So in actual fact, NASA implements space policy as it chooses. It may get general direction from political entities, but exactly how it approaches a mission or objective is within their institutional discretion. A given approach either meets its objective or it doesn’t. Typically, when they run into trouble, the agency goes to the White House and Congress and asks for more money to fix the problem. Sometimes throwing money at a problem works, sometimes it doesn’t. But real difficulties come about when no additional money is forthcoming. That usually means a given program or mission is redefined to be smaller or is cancelled outright. Is it possible in practice to head off program missteps before it’s too late?
Once the nation had an entity to oversee how the agency was implementing major space programs, a body that existed and monitored the implementation of national space policy in the early 1990s. As previously configured, the council is comprised of selected sitting cabinet heads and the President, backed up by the expertise of a technical support staff knowledgeable in space flight and program specifics and capable of overseeing and reporting on how NASA is implementing its assigned programs. Such oversight finds and corrects significant technical issues early, before they become insurmountable budgetary problems.
The major problem with the implementation of the Vision for Space Exploration was that the agency did not adhere to the intent or mission of the return to the Moon segment early in the program. As this was done subtly, no one (in either oversight branch) initially noticed that an unaffordable approach to lunar return was being developed. Moreover, because the agency was approaching lunar return as a “super Apollo” set of extended sorties, the architecture was incapable of accomplishing the basic objective of going to the Moon to learn how to live and work there. A space council reporting to the President directly (not through the NASA administrator) could provide the necessary independent technical advice and oversight the President and Congress require to determine if an architecture or launch vehicle is the appropriate choice for achieving national strategic objectives. Re-creation of the National Space Council was a specific recommendation of the 2004 Aldridge Commission (on which I had the honor to serve) precisely because of the concerns I’ve discussed here.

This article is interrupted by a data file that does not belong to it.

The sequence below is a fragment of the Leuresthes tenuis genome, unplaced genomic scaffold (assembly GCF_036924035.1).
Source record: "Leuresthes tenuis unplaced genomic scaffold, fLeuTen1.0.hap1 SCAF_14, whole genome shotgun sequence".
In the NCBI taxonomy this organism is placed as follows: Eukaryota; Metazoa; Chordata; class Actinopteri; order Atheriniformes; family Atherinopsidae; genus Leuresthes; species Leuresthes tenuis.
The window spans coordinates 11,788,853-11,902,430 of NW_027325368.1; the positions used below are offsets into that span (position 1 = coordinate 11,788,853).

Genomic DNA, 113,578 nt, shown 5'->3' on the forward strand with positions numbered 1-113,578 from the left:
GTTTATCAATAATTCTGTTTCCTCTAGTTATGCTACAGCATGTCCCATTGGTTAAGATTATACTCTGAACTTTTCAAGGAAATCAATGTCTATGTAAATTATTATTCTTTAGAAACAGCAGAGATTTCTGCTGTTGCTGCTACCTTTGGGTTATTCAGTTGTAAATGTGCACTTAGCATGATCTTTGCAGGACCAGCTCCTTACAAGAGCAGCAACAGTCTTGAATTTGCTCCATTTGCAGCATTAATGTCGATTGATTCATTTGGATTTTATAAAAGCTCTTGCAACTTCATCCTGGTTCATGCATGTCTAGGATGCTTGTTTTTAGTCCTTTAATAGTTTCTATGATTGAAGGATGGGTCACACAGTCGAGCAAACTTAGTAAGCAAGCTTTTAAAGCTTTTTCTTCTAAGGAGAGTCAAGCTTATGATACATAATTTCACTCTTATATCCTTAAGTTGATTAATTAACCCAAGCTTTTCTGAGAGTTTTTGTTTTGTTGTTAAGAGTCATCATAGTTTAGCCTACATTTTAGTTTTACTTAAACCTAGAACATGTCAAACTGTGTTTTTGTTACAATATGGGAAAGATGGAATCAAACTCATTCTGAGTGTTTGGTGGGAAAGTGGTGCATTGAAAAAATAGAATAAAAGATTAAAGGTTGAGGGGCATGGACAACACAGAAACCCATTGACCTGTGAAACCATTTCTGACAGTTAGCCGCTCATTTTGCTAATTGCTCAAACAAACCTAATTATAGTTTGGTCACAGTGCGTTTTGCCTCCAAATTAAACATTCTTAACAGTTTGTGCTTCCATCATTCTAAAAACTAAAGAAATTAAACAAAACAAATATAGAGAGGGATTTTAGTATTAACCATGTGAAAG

This oversight recommendation of the Aldridge Commission was neither embraced nor adopted by NASA. I know for a fact that Sean O’Keefe did not like the recommendation; although I have not discussed it directly with Mike Griffin, I suspect that he felt the same way about someone looking over his shoulder. But NASA and the space program do not belong to the administrator, they belong to the American people. And the people are entitled to and should demand accountability from the agency for a more considered and thoughtful program, one relevant to national interests that won’t be abruptly canceled because of budget concerns. If NASA’s implementation of the VSE had been reviewed independently on a regular and continuing basis, its fundamental programmatic and technical deficiencies would have been revealed and corrected long before the convening of the Presidential-level Augustine Commission, by which time the only solution (an untenable one) was to significantly increase the agency’s budget – to preserve the non-optimum decision made many years earlier, not to set the pursuit of the objective back on the right track.
There is plenty to be said about motives, miscues and the abdication of responsible behavior, but by convening a “lesson’s learned” exercise in pursuit of political cover, we merely continue to delay leadership decisions at the very time the country is demanding that sensible solutions replace national folly.